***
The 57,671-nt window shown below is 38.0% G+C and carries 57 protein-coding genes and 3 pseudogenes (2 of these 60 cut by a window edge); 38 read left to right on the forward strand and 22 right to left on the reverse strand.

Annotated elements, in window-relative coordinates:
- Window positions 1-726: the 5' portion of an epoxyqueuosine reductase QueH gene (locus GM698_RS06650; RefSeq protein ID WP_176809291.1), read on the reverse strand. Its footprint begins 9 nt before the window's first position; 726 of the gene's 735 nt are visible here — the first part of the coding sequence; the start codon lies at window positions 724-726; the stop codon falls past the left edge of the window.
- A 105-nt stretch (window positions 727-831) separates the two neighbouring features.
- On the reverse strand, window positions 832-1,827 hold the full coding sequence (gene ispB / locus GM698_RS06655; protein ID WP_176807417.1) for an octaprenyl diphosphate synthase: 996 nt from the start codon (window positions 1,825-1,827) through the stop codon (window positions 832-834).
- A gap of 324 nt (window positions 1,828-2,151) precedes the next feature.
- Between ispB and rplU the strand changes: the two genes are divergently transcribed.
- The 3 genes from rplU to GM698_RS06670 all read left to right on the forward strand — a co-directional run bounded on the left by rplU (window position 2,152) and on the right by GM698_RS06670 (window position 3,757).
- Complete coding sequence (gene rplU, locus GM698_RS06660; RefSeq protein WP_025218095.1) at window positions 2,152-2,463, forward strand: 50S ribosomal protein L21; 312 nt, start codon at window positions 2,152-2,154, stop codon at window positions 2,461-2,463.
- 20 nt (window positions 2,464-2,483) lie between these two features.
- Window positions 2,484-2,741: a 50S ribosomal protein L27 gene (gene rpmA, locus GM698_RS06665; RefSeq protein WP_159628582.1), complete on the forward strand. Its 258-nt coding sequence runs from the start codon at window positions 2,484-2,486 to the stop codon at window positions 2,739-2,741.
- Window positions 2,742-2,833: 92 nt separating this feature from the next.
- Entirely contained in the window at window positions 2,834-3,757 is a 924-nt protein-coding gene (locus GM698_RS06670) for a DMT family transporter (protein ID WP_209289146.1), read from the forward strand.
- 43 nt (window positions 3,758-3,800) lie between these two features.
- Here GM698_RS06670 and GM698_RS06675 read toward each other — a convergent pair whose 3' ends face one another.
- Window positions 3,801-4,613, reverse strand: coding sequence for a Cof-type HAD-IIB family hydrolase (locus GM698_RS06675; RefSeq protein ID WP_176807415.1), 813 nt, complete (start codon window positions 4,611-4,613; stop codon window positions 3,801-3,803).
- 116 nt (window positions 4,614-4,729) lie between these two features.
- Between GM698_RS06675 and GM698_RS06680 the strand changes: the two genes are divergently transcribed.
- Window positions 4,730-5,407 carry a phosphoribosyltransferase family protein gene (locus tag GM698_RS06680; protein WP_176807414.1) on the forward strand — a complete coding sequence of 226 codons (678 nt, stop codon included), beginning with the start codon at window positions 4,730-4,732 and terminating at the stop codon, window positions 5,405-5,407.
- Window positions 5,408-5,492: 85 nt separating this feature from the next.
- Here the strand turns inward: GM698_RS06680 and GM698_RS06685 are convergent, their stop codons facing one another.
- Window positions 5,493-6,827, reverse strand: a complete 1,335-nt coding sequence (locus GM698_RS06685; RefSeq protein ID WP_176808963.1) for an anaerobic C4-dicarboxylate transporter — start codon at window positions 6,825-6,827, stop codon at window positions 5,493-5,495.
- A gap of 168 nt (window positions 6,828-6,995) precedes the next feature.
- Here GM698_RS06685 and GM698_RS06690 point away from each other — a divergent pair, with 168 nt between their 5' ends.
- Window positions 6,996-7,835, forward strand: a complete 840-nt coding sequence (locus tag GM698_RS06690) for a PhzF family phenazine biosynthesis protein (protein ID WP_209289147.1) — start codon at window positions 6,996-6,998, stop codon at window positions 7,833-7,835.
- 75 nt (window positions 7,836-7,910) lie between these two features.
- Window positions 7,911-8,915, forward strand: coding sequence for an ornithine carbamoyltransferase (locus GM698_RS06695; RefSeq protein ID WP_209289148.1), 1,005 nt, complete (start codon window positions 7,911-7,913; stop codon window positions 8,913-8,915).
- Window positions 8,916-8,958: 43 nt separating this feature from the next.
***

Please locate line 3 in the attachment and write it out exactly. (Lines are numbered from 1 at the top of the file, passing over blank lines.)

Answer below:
- Window positions 1-726: the 5' portion of an epoxyqueuosine reductase QueH gene (locus GM698_RS06650; RefSeq protein ID WP_176809291.1), read on the reverse strand. Its footprint begins 9 nt before the window's first position; 726 of the gene's 735 nt are visible here — the first part of the coding sequence; the start codon lies at window positions 724-726; the stop codon falls past the left edge of the window.